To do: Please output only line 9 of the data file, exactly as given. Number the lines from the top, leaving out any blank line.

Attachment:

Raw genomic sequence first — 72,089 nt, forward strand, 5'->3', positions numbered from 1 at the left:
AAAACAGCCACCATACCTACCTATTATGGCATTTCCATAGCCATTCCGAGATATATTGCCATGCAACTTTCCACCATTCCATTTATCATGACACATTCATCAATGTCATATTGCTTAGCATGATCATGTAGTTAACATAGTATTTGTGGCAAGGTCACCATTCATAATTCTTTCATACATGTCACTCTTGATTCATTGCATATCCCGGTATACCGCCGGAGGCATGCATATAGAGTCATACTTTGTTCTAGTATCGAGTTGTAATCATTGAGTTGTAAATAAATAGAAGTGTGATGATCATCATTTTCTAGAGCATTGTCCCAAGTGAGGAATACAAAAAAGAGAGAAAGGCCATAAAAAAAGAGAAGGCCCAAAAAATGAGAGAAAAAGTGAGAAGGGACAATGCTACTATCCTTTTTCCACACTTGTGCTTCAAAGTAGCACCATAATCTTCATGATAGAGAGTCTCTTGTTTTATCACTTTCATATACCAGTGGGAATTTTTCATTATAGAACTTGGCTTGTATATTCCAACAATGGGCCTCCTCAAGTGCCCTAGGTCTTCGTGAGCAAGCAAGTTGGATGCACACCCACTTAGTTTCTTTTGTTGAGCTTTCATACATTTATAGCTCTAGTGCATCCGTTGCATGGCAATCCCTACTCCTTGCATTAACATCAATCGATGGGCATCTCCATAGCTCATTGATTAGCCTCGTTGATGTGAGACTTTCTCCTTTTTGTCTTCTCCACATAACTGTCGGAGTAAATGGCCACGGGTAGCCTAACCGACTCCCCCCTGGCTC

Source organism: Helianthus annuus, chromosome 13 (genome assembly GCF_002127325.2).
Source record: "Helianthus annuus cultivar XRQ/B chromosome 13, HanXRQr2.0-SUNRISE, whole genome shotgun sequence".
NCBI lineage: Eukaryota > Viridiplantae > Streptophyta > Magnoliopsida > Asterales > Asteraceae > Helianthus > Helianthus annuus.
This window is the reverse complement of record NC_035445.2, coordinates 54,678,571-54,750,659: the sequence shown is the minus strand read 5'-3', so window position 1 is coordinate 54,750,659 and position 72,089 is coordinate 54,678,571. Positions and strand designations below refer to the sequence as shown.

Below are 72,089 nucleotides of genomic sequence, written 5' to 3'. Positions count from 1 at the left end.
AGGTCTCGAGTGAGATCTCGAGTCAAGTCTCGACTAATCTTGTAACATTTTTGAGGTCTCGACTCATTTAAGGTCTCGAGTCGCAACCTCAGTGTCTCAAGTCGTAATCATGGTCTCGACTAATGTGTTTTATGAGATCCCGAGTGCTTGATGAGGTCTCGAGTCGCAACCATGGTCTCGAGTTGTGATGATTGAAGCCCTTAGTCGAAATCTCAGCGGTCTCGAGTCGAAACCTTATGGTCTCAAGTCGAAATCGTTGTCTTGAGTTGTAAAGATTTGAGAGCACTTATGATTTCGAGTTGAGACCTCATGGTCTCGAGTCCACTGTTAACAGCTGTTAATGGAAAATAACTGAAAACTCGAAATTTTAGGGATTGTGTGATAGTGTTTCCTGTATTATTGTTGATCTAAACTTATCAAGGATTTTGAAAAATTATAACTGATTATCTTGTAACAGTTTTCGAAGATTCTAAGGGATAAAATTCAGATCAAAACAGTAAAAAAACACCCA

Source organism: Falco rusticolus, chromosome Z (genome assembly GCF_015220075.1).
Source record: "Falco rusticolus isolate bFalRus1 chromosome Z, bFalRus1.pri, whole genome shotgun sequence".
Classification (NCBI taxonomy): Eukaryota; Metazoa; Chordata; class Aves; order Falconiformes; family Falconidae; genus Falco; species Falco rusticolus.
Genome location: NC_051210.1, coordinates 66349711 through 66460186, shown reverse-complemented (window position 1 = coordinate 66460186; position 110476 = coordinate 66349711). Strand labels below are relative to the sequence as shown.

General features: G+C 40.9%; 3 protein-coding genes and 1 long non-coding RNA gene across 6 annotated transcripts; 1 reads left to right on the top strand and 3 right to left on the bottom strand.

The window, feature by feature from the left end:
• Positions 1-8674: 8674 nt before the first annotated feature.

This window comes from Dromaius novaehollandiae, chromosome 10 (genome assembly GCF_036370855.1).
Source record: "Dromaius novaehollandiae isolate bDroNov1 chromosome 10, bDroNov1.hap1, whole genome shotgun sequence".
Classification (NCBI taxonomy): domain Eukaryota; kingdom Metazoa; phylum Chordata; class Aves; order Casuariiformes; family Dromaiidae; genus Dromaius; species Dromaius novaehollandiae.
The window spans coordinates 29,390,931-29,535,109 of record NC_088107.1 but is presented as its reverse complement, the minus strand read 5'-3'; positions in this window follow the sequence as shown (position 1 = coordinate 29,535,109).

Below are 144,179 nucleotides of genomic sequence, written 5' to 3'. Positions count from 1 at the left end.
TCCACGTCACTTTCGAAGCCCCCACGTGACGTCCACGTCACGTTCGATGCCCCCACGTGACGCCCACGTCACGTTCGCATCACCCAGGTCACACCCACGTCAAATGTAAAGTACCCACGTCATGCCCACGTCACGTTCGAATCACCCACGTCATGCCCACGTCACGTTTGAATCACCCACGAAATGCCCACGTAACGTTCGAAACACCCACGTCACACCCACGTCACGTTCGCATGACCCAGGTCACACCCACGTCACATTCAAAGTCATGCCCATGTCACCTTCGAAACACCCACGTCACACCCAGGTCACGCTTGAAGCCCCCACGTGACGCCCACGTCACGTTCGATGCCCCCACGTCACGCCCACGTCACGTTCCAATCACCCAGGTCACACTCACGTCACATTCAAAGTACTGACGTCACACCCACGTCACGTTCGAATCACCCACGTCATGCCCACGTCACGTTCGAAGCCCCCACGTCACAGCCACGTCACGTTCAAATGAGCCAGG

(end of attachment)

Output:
Source organism: Falco rusticolus, chromosome Z (genome assembly GCF_015220075.1).